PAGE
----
In response to the violence committed against African Americans
June 1, 2020
One faculty member wrote how they “believe that our school cannot stand aside and be silent.”
Another wrote, “It would mean so much to me if we, as a school, could make clear, in a brave and public way, that we demand an end to the killing of unarmed people of color by law enforcement officials. I recognize that historic, systemic racism is a huge topic to tackle…and that these types of extreme events are merely the culmination of long standing and complex inequalities, and that there are many, many things that we should demand an end to. But this case, particularly because it was so egregious, offers us such a clear opportunity to remind our community of where we stand and the world we want to strive towards.”
Others wrote of a “collective stance against racial injustice” and whatever “will do the most collective good.” Another colleague elaborated, writing, “It is important to recognize the school’s values of diversity, equity and inclusion in this horrible moment in time. Moving forward, I would imagine…proactive strategies to support [People of Color] in our Vermont communities while encouraging our students to be the best citizen they can be in this world.”
Someone else added, “I support…taking a stand against police brutality and speaking up for the inherent worth and dignity of every person.”
“I support,” wrote another faculty member, “the speaking out against the race-driven police brutality issues and having discussions on what we need to do as a community to take steps to fix our broken system.”
A colleague added, “Our stance against racial injustice…is a part of our ‘Global Responsibility’ at VCS and our responsibility to our students. I also support helping students learn how to have their voices heard in an effective and peaceful way.”
Poetically, one more colleague wrote, “They say hate does not grow well in the rocky soil of Vermont. That may or may not be true, but we should assure our community and especially our students that at the very least, we will not allow it to take root in our own garden.”
Several faculty members met last night, and several more got in touch during the day today. Some altered their plans for their classes so that they could create a time and place for their students to be able to talk, process, discuss, and learn about the events sweeping our nation right now. To do what they do best—help students find knowledge and understanding. That’s our job.
We must work in the medium of our craft, and this is the minds and hearts of young people. Our job is to make sure they encounter crucial information, that they work with it to try to understand it, that they learn how to assess it and situate it in a broader web of knowledge, and that they see opportunities for using their evolving wisdom to improve the world for all.
Where do we stand? What is the world we strive for? I refer you to our anti-discrimination statement:
“Vermont Commons School is committed to maintaining a work and learning environment free from discrimination on the basis of race, color, religion, national origin, pregnancy, gender identity, sexual orientation, marital/civil union status, ancestry, place of birth, age, citizenship status, veteran status, political affiliation, genetic information, or disability.”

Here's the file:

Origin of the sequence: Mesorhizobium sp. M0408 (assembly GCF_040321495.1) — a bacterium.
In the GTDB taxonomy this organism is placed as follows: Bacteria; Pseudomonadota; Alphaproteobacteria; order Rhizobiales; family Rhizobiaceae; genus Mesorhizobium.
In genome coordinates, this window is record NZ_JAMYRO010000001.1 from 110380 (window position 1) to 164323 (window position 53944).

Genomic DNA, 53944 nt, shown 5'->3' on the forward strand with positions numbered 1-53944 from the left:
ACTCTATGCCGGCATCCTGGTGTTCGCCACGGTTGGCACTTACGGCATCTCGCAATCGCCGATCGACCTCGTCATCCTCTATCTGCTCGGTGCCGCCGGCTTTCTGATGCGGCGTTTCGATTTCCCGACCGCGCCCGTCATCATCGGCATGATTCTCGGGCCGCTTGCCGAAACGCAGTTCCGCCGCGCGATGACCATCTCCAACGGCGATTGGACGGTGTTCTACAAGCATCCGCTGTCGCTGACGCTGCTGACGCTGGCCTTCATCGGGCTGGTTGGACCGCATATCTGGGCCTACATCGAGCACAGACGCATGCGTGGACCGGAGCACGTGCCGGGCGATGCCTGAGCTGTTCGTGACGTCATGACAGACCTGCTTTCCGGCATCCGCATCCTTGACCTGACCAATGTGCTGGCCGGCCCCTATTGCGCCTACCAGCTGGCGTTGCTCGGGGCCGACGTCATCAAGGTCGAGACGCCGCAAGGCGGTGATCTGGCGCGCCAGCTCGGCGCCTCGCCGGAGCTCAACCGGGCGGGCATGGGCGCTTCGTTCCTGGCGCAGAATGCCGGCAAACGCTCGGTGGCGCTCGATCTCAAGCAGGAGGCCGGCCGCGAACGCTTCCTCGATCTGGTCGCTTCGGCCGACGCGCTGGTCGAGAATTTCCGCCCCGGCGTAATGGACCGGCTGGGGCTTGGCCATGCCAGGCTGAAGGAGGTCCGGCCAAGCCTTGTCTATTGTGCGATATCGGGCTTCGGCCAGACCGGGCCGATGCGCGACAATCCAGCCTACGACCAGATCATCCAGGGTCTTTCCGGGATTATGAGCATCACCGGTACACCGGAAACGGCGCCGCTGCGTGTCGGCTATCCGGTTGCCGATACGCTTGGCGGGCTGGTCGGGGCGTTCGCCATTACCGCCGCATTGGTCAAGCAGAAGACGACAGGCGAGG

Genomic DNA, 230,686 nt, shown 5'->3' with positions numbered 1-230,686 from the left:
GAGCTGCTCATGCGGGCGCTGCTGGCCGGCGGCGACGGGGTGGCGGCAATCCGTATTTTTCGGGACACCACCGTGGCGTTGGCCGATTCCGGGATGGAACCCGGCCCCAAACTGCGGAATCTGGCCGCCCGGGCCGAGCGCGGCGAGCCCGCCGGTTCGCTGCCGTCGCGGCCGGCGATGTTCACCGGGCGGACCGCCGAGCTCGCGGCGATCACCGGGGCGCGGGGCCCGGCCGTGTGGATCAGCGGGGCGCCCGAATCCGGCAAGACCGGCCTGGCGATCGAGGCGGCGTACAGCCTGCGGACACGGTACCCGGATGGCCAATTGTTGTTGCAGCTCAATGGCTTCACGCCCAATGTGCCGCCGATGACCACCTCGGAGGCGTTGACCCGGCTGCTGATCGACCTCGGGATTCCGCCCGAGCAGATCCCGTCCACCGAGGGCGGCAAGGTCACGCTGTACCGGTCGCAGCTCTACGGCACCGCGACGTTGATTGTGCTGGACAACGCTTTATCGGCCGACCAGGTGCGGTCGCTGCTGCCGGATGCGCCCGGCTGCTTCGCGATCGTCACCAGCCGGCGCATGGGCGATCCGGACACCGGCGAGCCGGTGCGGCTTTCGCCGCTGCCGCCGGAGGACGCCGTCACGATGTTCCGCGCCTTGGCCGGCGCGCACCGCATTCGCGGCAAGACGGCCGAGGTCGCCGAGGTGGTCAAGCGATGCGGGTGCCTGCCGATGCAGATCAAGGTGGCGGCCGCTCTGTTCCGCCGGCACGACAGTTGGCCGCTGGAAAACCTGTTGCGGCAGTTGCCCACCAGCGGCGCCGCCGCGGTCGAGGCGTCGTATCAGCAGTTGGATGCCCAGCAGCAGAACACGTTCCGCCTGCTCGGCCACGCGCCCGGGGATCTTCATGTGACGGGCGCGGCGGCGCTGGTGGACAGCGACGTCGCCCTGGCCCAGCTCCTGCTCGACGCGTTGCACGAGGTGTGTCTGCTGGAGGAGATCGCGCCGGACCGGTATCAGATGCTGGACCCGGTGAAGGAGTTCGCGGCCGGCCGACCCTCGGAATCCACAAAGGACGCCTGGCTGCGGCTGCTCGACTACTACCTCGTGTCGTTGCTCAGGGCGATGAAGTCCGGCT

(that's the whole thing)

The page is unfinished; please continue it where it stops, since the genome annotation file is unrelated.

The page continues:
The school—the country, the world—that statement describes does not have any room in it for the dehumanizing treatment of George Floyd before he was killed, much less killing him. It does not have space in it for the appalling murder of Ahmaud Arbery. For the death of Breonna Taylor. For the—to quote Nobel laureate Toni Morrison—“Sixty Million and more.”
The study of how action and language in the past have been shaped to create understanding or suffering can help us find wisdom for the future, can help us reject millennium-old racialized preconceptions of each other, can help us continue to undo racism in ourselves and others, be they friends or police departments, schools or governments. As Terrence Floyd said yesterday afternoon, on visiting the site of his brother’s death, “Educate yourself.”
So we need to talk. In our classes, in our writings, over our dinner tables, on our phone lines. We need to look in the face what is happening in our country and make it okay for our kids to talk and think and write openly about it with us and to others. And then we need to continue to take steps in our school itself around curriculum and community, returning to the key questions: Who’s here and who’s not? Who’s included in our curriculum, and who’s excluded from it? How are people represented, depicted, and treated at Vermont Commons? Why is that and what are we going to do about it?
If we as adults can’t wrap our minds around everything going on right now, we need to let our children know that there are times when language in fact fails us. Times when something is so unspeakable, we are not going to be able to make sense of it for them. There’s power in that too. And maybe, just maybe, if we’re doing our collective job right, they’ll have some things to say and do and fill that space themselves.
Thank you for reading. Be well and take care of each other.